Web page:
This review isn’t really about the novel but about John Creasey, a prolific author of 562 books!
I was first introduced to John Creasey (and his various pseudonyms) by my Dad when I was a young teenager. I’d grown out of children’s books but wasn’t really ready for adult books and there was no such thing as young adult fiction in the mid-1970s. I’d read every Agatha Christie I could lay my hands on, polished off all the Leslie Charteris the local library had in stock and was at a bit of a loose end. The Baron and the Toff series came along at the exactly the right time and I have collected most of both series since that time.
The books were written between the late 1930s and late 1970s and are dated and sexist in a similar way to the Saint novels of Charteris. Unlike Charteris, however, the women are not always damsels in distress in need of rescuing. In fact John Mannering’s wife is a partner in a lot of the later stories. Both The Toff and The Baron are similar in many ways to The Saint. They use the skills of criminals to bring justice and retribution to people the Police can’t touch. And they often work with a tame detective who had previously been trying to bring them down.
The books are short and perfect for those times when you want something to read that isn’t too taxing – they are a definite improvement on daytime TV when you’re slumped on the sofa feeling poorly! But you don’t want to read too many of them in one sitting or you realise just how formulaic they are.
What interests me is just why The Saint books remain so popular when the John Creasey ones have fallen out of fashion? They are no better written, no less formulaic and clichéd yet they seem to have endured. My guess is it’s down to the lovely, late Roger Moore.
May be I should start a campaign to get some of the John Creasey’s reissued?
Click here to find out more about John Creasey
This book starts in Berlin, 2011, with Adolf Hitler waking up on a patch of wasteland smelling vaguely of petrol but alive and well!
The rest of the book is about Hitler discovering modern Germany and the modern world; the “Internetwork”, getting onto a television and becoming a media celebrity. The book is absurd and laugh out loud funny in places.
But it also has a serious point to make. We fail to see the ridiculousness of parts of our western culture and this book hold a mirror up to show us some of these things. For example, collagen implants in lips, merchandising blitz when something new and expected to be popular comes out and having a media friendly email address.
The book ends as Hitler is recovering in hospital having been beaten up by 2 neo-Nazi things who think he is poking fun at “the real Hitler” and all he stood for.
The book is written by a German journalist and was first published, in Germany in 2012. It became an international best seller and was made into a Netflix film in 2016.
I think the problem with the book is – as you might have guessed from the straws I’m clutching at writing this review – although the book is a fun read there isn’t enough of real substance. It’s difficult to find enough to write about without regurgitating the whole story.
I’d recommend it as a fun days reading. It will make you giggle and you can then move on to something you can get your teeth into.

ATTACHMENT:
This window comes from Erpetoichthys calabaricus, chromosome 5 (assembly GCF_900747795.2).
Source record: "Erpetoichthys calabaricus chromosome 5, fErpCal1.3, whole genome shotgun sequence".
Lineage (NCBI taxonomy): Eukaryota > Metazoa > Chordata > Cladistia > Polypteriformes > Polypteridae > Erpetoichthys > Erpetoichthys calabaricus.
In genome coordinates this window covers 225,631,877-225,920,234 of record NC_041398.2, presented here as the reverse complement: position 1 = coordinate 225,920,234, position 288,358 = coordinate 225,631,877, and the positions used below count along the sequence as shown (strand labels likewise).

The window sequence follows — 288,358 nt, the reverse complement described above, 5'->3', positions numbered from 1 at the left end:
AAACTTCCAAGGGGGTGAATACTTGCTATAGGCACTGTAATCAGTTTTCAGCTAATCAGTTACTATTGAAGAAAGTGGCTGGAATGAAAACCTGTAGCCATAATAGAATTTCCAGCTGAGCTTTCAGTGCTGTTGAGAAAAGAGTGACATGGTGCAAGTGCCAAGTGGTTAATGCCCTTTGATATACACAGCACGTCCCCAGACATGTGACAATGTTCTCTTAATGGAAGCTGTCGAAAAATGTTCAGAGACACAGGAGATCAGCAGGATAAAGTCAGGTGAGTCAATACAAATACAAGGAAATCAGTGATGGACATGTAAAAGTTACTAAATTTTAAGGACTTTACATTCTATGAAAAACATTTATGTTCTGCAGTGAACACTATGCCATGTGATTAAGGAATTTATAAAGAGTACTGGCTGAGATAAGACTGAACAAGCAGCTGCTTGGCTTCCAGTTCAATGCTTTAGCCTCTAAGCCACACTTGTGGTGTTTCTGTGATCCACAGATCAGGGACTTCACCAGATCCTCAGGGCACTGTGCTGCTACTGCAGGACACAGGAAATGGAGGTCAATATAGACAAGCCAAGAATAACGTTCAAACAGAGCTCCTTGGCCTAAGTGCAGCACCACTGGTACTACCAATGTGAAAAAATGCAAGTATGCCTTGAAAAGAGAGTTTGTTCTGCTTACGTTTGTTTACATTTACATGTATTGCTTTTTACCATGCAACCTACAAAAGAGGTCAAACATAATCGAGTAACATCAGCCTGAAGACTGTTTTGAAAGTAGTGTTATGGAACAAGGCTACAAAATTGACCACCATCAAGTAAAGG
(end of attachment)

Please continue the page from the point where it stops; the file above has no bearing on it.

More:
Another not-quite-satisfying royal biography. At least this one was more balanced, looking at all aspects of King John, in so far as they are known.
And this is the key problem with this particular book, at least for me. King John is another medieval character about whom not that much is known. This makes the book very definitely a political/public life biography.
I finished the book knowing a lot more about John’s political machinations and the instability throughout Europe during the lives of his parents (Henry II and Eleanor of Aquitaine), the reign of his brother (Richard II/Richard the Lionheart) and during his own reign. This has helped to reinforce what I’ve learned from other reading and to see different viewpoints.
It was also good to see King John in a different way from the two-dimensional villain he is usually portrayed as in Robin Hood-type films and stories.
However, it is frustrating to not know more about John as a person and to learn hardly anything about Isabelle of Angouleme, his children with her and his numerous illegitimate children. Who were they? What happened to them? Who did they become?
Despite its shortcomings and frustrations though the book was definitely worth reading…if only for the fabulous quote of the chronicler Matthew Paris, almost a contemporary of john, who said:
“Foul as it is, hell itself is made fouler by the presence of King John”
A popular King then!!!!
Click here to find out about Magna Carta in Lincoln Castle
Another 99p Amazon Kindle bargain book. It looked vaguely interesting and I was in need of something to read whilst away from home and having no access to my stash of real books waiting to be read!
This is a biography of Prince George, fourth son of King George V of Britain, and Princess Marina, Third daughter of Prince & Princess Nicholas of Greece.
The book looks separately at their childhoods and teenage years, looks at them as a couple during their married years and then follows Marina through her long widowhood up to her death in 1968.
The book was interesting in terms of finding out more about the spiderweb of royal relationships across Europe. I also enjoyed finding out more about the British royal family and the fallout from the abdication crisis.
The biggest downside of the book is that it is very one-sided, very pro the Kents. A classic example of this is that he paints a picture of Marina as an out-and-out snob and then describes her as the pinnacle of British/European royalty. In my worldview snobs aren’t the pinnacle of anything! He also skirts over George’s less socially acceptable behaviour and tries to portray the Duke and Duchess as the perfect couple.